"If any of the other four guys had been named Opening Daystarter, it wouldn't hurt my feelings," said Lester. "The talent and the experiencethat we have in this rotation -- flip a coin. Anybody is worthy andanybody would be sure to be ready to take the ball on Opening Day.''

Sean McAdam can be reached at Follow Sean on Twitter at http:twitter.comsean_mcadam

MLB will institute rules to pick up pace, with or without players' agreement


MLB will institute rules to pick up pace, with or without players' agreement

ORLANDO, Fla. -- Major League Baseball will change rules to speed games next year with or without an agreement with the players' association.

Management proposed last offseason to institute a 20-second pitch clock, allow one trip to the mound by a catcher per pitcher each inning and raise the bottom of the strike zone from just beneath the kneecap to its pre-1996 level at the top of the kneecap. The union didn't agree, and clubs have the right to impose those changes unilaterally for 2018.

Players and MLB have held initial bargaining since summer, and MLB chief legal officer Dan Halem said this week he would like an agreement by mid-January.

"My preferred path is a negotiated agreement with the players, but if we can't get an agreement we are going to have rule changes in 2018 one way or the other," baseball commissioner Rob Manfred said Thursday after a quarterly owners' meeting.

Nine-inning games averaged a record 3 hours, 5 minutes during the regular season and 3:29 during the postseason.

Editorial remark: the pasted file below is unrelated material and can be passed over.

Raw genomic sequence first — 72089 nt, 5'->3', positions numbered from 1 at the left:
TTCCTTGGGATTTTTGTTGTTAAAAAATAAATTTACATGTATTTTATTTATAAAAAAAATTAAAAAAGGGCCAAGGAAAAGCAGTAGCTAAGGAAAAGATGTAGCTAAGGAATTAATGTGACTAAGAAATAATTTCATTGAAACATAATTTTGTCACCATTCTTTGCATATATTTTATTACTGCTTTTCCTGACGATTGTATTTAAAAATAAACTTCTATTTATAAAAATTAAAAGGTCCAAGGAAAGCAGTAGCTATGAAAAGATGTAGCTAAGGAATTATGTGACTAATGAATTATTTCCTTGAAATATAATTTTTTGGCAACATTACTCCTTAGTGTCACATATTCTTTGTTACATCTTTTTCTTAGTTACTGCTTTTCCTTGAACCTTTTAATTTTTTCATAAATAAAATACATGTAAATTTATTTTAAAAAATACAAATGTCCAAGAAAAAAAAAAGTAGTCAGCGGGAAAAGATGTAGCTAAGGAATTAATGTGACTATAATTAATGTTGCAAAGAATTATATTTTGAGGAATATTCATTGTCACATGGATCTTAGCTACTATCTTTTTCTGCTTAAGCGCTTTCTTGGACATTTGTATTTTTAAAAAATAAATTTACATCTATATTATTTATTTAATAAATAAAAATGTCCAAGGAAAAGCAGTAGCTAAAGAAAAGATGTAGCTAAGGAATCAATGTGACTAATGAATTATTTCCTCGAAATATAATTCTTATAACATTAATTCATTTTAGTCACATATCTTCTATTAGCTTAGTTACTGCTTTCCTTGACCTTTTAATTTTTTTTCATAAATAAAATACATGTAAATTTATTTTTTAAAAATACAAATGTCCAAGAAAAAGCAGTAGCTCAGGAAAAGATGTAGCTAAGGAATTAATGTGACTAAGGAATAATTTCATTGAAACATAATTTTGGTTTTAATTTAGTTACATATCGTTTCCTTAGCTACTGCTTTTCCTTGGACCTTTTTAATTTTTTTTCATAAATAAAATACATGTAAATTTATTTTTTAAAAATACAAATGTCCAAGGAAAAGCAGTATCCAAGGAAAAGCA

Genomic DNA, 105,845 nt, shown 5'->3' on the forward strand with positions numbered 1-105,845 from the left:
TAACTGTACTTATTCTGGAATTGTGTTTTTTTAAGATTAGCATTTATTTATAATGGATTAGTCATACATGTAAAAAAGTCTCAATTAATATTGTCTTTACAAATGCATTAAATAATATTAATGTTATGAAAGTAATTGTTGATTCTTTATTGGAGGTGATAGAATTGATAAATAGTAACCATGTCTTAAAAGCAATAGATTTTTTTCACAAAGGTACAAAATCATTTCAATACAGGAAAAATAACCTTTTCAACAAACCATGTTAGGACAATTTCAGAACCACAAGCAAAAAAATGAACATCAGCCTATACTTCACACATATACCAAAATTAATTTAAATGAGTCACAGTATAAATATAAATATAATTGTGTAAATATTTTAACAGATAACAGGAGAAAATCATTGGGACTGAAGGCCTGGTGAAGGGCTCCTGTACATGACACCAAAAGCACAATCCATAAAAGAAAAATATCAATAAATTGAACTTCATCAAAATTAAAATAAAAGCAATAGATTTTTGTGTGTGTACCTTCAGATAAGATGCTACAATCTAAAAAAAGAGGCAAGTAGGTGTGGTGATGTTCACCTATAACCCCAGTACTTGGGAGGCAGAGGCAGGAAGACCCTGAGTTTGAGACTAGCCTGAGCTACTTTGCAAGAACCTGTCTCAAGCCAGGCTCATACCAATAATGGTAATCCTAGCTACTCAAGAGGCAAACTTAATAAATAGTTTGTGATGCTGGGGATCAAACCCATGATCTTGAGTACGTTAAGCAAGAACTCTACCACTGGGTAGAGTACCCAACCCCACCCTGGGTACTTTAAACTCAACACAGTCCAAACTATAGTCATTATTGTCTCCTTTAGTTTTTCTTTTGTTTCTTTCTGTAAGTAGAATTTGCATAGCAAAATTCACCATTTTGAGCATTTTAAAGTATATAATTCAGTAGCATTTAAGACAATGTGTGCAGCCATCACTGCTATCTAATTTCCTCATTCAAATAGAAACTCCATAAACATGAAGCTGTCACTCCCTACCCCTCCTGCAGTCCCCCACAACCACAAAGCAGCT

Corey Kluber beats Chris Sale for American League Cy Young


Corey Kluber beats Chris Sale for American League Cy Young

Max Scherzer heard his name and thrust his arms in the air, shouting and smiling big before turning to kiss his wife.

Corey Kluber, on the other hand, gulped once and blinked.

Two aces, two different styles - and now another Cy Young Award for each.

The animated Scherzer of the Washington Nationals coasted to his third Cy Young, winning Wednesday for the second straight year in the National League. He breezed past Los Angeles Dodgers ace Clayton Kershaw, drawing 27 of the 30 first-place votes in balloting by members of the Baseball Writers' Association of America.

Kluber's win was even more of a runaway. The Cleveland Indians ace took 28 first-place votes, easily outpacing Chris Sale of the Boston Red Sox for his second AL Cy Young.

Scherzer yelled "yes!" when his award was announced on MLB Network, a reaction in keeping with his expressive reputation. He showed that intensity often this year, whether he was cursing under his breath like a madman during his delivery or demanding - also with expletives - that manager Dusty Baker leave him in the game.